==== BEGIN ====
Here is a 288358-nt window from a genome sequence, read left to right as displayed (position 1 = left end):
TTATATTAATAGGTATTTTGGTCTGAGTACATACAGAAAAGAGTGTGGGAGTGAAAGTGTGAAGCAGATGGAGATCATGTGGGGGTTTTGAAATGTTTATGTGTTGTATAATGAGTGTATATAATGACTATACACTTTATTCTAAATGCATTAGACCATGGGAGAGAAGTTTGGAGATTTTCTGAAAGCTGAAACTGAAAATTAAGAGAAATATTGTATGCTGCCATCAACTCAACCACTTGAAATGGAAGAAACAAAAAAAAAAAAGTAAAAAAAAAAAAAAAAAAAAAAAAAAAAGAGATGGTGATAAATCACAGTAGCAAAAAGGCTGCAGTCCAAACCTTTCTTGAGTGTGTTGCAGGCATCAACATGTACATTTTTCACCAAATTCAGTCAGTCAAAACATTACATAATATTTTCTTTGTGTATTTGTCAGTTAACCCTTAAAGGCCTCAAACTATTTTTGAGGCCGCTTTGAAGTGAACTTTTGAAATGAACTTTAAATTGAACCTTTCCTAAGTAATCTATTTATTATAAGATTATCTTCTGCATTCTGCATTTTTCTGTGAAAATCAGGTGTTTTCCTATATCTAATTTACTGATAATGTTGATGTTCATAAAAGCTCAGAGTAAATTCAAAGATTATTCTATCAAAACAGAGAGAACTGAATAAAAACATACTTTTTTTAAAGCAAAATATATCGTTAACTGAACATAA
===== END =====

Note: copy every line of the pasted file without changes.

Here is a 288358-nt window from a genome sequence, read left to right as displayed (position 1 = left end):
TTATATTAATAGGTATTTTGGTCTGAGTACATACAGAAAAGAGTGTGGGAGTGAAAGTGTGAAGCAGATGGAGATCATGTGGGGGTTTTGAAATGTTTATGTGTTGTATAATGAGTGTATATAATGACTATACACTTTATTCTAAATGCATTAGACCATGGGAGAGAAGTTTGGAGATTTTCTGAAAGCTGAAACTGAAAATTAAGAGAAATATTGTATGCTGCCATCAACTCAACCACTTGAAATGGAAGAAACAAAAAAAAAAAAGTAAAAAAAAAAAAAAAAAAAAAAAAAAAAGAGATGGTGATAAATCACAGTAGCAAAAAGGCTGCAGTCCAAACCTTTCTTGAGTGTGTTGCAGGCATCAACATGTACATTTTTCACCAAATTCAGTCAGTCAAAACATTACATAATATTTTCTTTGTGTATTTGTCAGTTAACCCTTAAAGGCCTCAAACTATTTTTGAGGCCGCTTTGAAGTGAACTTTTGAAATGAACTTTAAATTGAACCTTTCCTAAGTAATCTATTTATTATAAGATTATCTTCTGCATTCTGCATTTTTCTGTGAAAATCAGGTGTTTTCCTATATCTAATTTACTGATAATGTTGATGTTCATAAAAGCTCAGAGTAAATTCAAAGATTATTCTATCAAAACAGAGAGAACTGAATAAAAACATACTTTTTTTAAAGCAAAATATATCGTTAACTGAACATAA